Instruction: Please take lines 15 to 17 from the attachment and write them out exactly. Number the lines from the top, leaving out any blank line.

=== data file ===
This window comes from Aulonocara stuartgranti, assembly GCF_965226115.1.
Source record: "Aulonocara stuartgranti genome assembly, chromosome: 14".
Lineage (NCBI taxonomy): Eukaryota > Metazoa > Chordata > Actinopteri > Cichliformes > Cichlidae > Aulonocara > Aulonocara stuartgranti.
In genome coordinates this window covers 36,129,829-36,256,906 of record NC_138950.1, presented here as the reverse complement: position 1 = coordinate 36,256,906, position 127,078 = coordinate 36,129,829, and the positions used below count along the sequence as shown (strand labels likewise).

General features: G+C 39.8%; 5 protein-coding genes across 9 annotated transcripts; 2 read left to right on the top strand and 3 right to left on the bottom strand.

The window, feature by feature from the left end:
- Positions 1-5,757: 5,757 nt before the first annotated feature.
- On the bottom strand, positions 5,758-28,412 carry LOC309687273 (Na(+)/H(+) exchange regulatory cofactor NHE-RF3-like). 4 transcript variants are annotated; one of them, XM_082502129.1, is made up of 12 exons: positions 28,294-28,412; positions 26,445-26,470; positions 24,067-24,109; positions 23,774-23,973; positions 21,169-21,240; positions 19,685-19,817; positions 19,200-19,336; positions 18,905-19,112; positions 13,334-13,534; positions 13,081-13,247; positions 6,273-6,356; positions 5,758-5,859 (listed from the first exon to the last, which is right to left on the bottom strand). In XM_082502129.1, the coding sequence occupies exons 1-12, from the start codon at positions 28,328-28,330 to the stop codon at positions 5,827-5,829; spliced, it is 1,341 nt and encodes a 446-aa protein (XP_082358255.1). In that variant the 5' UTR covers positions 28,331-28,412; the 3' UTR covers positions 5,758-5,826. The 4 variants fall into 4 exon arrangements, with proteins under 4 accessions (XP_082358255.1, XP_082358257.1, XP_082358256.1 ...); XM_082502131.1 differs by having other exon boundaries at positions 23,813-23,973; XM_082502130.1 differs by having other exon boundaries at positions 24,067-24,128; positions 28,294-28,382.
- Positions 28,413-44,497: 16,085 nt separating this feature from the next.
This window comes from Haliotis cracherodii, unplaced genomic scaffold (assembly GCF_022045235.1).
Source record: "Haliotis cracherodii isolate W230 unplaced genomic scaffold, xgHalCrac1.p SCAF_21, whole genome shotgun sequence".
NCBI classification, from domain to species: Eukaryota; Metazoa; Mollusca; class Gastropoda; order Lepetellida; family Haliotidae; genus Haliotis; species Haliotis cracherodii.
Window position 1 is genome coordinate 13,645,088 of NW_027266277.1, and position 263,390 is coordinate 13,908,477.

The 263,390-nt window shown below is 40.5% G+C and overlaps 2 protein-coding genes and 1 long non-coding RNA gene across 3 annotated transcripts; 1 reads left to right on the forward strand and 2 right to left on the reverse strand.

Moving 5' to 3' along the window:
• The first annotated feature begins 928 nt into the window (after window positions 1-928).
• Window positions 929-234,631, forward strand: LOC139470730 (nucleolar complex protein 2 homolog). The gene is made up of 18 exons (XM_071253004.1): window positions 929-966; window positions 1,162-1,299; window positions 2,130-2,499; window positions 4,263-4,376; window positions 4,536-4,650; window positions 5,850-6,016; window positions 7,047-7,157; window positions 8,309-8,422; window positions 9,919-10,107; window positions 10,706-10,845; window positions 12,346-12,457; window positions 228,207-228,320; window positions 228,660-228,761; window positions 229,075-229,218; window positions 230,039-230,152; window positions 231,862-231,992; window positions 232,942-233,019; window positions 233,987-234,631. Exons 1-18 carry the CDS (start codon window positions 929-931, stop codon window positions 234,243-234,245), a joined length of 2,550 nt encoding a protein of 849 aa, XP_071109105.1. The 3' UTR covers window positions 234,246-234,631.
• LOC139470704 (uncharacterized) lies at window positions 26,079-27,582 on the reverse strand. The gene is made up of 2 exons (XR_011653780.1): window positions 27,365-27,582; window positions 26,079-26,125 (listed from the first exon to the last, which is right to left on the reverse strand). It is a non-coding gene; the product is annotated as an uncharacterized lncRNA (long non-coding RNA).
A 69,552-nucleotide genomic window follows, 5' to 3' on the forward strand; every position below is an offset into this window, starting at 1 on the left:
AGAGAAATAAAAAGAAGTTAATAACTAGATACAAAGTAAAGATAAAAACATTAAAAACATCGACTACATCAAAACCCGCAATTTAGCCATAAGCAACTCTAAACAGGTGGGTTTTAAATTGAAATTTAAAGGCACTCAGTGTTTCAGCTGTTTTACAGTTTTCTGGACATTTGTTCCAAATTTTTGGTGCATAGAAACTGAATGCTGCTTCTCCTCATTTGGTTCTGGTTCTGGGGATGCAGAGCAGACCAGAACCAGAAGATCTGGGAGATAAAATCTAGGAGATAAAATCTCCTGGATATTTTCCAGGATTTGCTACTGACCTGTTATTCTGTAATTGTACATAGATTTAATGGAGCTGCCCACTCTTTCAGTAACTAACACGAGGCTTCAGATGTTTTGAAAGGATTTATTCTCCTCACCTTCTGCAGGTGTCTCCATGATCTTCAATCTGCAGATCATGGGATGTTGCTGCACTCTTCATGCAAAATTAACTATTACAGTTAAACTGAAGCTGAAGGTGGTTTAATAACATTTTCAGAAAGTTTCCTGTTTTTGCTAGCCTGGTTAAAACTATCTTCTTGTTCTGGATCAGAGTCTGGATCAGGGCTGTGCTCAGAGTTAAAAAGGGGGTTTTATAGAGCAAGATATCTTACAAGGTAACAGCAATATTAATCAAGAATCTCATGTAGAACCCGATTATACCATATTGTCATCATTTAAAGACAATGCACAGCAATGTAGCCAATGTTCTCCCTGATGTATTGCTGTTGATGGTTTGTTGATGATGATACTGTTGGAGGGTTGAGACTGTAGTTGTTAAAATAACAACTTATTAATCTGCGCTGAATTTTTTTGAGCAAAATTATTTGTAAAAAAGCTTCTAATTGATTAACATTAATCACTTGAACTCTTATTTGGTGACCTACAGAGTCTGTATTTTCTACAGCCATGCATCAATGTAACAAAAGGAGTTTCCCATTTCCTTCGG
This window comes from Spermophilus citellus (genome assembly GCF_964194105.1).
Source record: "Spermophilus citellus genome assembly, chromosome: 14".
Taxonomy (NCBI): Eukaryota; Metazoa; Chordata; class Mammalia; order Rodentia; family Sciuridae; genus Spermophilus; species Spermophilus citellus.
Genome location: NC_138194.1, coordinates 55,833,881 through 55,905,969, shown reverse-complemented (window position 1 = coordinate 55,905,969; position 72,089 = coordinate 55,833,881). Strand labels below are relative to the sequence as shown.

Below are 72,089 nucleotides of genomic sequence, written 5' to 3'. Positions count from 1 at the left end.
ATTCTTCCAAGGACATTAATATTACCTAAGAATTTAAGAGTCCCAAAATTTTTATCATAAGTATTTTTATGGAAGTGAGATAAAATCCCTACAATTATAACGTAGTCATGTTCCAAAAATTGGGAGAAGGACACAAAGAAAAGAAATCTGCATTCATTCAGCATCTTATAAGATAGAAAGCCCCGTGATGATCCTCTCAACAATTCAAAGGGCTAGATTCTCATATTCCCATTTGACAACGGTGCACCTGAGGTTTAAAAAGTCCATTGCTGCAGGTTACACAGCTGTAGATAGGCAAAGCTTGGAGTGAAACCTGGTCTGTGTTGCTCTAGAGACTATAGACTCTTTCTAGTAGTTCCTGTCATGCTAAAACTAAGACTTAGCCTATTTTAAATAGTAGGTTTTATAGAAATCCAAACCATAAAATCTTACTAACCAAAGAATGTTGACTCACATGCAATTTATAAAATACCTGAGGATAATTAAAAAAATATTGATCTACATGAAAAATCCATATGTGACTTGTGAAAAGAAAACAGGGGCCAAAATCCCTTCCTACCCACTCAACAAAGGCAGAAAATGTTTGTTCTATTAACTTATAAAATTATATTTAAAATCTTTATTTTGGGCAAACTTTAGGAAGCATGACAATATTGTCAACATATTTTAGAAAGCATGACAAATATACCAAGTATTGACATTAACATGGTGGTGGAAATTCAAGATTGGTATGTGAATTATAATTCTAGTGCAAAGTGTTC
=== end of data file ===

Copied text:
Moving 5' to 3' along the window:
• The first annotated feature begins 928 nt into the window (after window positions 1-928).
• Window positions 929-234,631, forward strand: LOC139470730 (nucleolar complex protein 2 homolog). The gene is made up of 18 exons (XM_071253004.1): window positions 929-966; window positions 1,162-1,299; window positions 2,130-2,499; window positions 4,263-4,376; window positions 4,536-4,650; window positions 5,850-6,016; window positions 7,047-7,157; window positions 8,309-8,422; window positions 9,919-10,107; window positions 10,706-10,845; window positions 12,346-12,457; window positions 228,207-228,320; window positions 228,660-228,761; window positions 229,075-229,218; window positions 230,039-230,152; window positions 231,862-231,992; window positions 232,942-233,019; window positions 233,987-234,631. Exons 1-18 carry the CDS (start codon window positions 929-931, stop codon window positions 234,243-234,245), a joined length of 2,550 nt encoding a protein of 849 aa, XP_071109105.1. The 3' UTR covers window positions 234,246-234,631.